Jindal at first said he would veto such a bill, then said it was an internal legislative matter and he would not veto it (hinting letting the bill go into law without his signature) if it got to him. But he also must know of the tremendous public opposition to the bill, which legislative veterans disregard because they don’t plan on running again where the issue could be used against them, or, along with newer members, they hope the public will have forgotten about it all in three years when elections again roll around. Whether the public will is another matter regarding individual legislators, but Jindal must know in his case enough people will not forget if he lets this go through.

So, Jindal must be pinning his hopes on enough newer legislators and/or principled veterans in the House that they recognize giving themselves an enormous (as much as the median household income in the state) raise immediately runs counter to the very ideas about government and government service on which they ran. If that happens, then Jindal will have succeeded in stopping something he seems not to want without seeming overly intrusive into the Legislature.

But to get there, or at least to create this impression, he may have to allow a lot to happen. He may have to accept more restrictive legislation than he likes on public information made available from the governor’s office (HB 1100) and/or more legislative control over final capital outlay choices (HB 582). Or relenting on these might not be enough depending on how much legislative fervor is behind a raise. The evidence is mixed whether Jindal can, or needs, to promise enough to stop the hike without a veto.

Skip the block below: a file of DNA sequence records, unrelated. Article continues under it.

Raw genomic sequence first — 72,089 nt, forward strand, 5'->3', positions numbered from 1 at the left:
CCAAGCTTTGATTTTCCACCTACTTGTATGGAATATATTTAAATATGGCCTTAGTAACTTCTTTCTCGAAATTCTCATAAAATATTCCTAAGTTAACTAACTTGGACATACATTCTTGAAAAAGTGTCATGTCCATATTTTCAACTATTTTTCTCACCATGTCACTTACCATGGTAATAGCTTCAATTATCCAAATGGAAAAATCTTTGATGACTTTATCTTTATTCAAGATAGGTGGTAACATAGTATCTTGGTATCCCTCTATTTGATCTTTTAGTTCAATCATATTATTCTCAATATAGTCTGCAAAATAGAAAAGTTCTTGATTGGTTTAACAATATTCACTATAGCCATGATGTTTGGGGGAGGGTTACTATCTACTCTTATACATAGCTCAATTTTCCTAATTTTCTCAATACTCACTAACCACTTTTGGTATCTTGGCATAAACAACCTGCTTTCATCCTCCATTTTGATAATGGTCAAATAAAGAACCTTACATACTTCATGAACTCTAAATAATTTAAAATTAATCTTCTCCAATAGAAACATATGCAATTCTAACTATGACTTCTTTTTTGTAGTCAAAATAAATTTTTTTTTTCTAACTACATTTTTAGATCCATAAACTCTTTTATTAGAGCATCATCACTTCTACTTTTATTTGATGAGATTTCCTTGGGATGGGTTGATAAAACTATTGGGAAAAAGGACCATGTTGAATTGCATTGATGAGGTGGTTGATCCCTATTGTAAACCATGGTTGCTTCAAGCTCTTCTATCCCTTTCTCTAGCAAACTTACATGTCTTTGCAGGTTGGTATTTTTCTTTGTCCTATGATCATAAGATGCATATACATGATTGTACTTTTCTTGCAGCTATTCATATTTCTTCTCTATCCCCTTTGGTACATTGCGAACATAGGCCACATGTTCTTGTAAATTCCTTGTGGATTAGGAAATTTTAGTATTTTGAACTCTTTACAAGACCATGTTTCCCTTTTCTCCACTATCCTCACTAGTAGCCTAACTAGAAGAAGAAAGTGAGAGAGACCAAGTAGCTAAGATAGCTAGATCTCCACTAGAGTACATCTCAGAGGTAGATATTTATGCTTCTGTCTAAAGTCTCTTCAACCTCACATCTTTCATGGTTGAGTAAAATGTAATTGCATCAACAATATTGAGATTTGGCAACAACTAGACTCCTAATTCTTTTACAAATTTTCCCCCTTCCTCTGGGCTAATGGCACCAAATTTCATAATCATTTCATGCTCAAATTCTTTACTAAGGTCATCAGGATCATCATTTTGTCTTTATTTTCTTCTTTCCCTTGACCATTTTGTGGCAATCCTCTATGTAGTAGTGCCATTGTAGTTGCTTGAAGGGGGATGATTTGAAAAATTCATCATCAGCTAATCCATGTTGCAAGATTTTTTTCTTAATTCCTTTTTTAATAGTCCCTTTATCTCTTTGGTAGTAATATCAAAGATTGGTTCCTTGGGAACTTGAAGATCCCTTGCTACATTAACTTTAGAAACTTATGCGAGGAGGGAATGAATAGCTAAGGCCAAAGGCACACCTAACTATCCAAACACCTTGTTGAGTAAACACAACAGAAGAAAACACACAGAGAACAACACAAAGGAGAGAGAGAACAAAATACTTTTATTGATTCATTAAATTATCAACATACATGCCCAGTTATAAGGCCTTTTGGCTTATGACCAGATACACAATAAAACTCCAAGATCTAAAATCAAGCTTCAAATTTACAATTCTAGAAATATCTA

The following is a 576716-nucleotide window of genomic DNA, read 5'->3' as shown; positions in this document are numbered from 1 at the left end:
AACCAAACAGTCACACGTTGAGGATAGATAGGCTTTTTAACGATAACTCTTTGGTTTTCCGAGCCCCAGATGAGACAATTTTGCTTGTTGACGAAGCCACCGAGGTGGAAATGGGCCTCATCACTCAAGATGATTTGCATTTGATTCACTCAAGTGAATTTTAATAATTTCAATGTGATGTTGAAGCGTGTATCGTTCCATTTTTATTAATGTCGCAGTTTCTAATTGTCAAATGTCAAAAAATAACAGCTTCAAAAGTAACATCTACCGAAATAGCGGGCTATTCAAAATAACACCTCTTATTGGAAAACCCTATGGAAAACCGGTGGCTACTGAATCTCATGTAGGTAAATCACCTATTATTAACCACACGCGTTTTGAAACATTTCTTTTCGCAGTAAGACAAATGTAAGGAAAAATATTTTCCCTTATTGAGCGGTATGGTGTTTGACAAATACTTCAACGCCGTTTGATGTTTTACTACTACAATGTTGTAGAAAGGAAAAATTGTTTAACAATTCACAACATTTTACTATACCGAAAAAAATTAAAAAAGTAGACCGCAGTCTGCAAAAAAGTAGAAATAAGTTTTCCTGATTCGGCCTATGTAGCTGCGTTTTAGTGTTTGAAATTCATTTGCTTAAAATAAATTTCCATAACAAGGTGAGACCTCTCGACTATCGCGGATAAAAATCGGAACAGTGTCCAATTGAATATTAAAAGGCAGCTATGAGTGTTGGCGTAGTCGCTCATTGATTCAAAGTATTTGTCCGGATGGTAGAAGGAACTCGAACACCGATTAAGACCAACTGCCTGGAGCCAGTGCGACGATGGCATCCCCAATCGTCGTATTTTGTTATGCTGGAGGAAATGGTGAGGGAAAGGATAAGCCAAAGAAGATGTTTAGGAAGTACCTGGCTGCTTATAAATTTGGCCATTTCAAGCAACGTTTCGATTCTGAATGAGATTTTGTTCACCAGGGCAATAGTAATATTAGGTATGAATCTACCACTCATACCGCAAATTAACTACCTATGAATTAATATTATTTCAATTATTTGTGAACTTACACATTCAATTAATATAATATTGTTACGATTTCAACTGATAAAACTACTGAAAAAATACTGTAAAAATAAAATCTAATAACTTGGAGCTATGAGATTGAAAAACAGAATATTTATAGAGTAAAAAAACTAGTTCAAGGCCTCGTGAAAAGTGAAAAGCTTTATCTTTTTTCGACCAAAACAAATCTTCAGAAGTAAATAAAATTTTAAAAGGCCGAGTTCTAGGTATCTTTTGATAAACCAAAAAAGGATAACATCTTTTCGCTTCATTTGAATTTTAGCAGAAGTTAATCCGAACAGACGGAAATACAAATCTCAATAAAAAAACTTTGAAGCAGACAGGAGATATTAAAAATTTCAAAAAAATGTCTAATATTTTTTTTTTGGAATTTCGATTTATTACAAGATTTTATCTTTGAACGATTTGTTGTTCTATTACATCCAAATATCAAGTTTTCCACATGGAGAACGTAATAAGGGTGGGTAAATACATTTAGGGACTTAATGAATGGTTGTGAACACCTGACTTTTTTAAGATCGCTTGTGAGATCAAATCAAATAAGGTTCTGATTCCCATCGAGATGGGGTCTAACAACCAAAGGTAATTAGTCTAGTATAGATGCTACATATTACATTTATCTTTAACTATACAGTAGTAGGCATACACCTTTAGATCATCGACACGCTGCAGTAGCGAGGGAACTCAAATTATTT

On the one hand, Jindal had to catch on late to the passage of SB 87 to cut income taxes for all but the most trivial payers after legislative momentum was threatening to make him look like he was the only significance force trying to stop any tax cuts despite favorable words about them during his campaign. On the other hand, yesterday he succeeded in getting through the controversial HB 1347 which would create a quasi-voucher program that New Orleans primary school students could use to attend the public or non-public school of their choices.

Also yesterday, however, a significant vote occurred on a relatively unknown bill with limited impact. HB 231 would remove in effect the general statewide prohibition on investments in companies with facilities or employees in Iran, North Korea, the Sudan, or Syria for the state Firefighters Retirement System. Why author state Rep. Jean Doerge would want to exempt one system of about 20 from this, despite the fact that from a portfolio-balancing perspective the present law (less than a year in effect) should create next to no difficulties, readers will have to ask her, but even with a 75-16 margin for passage Jindal vetoed the bill on the basis of principle that states supporting terrorism should not have even indirect Louisiana state investment in them.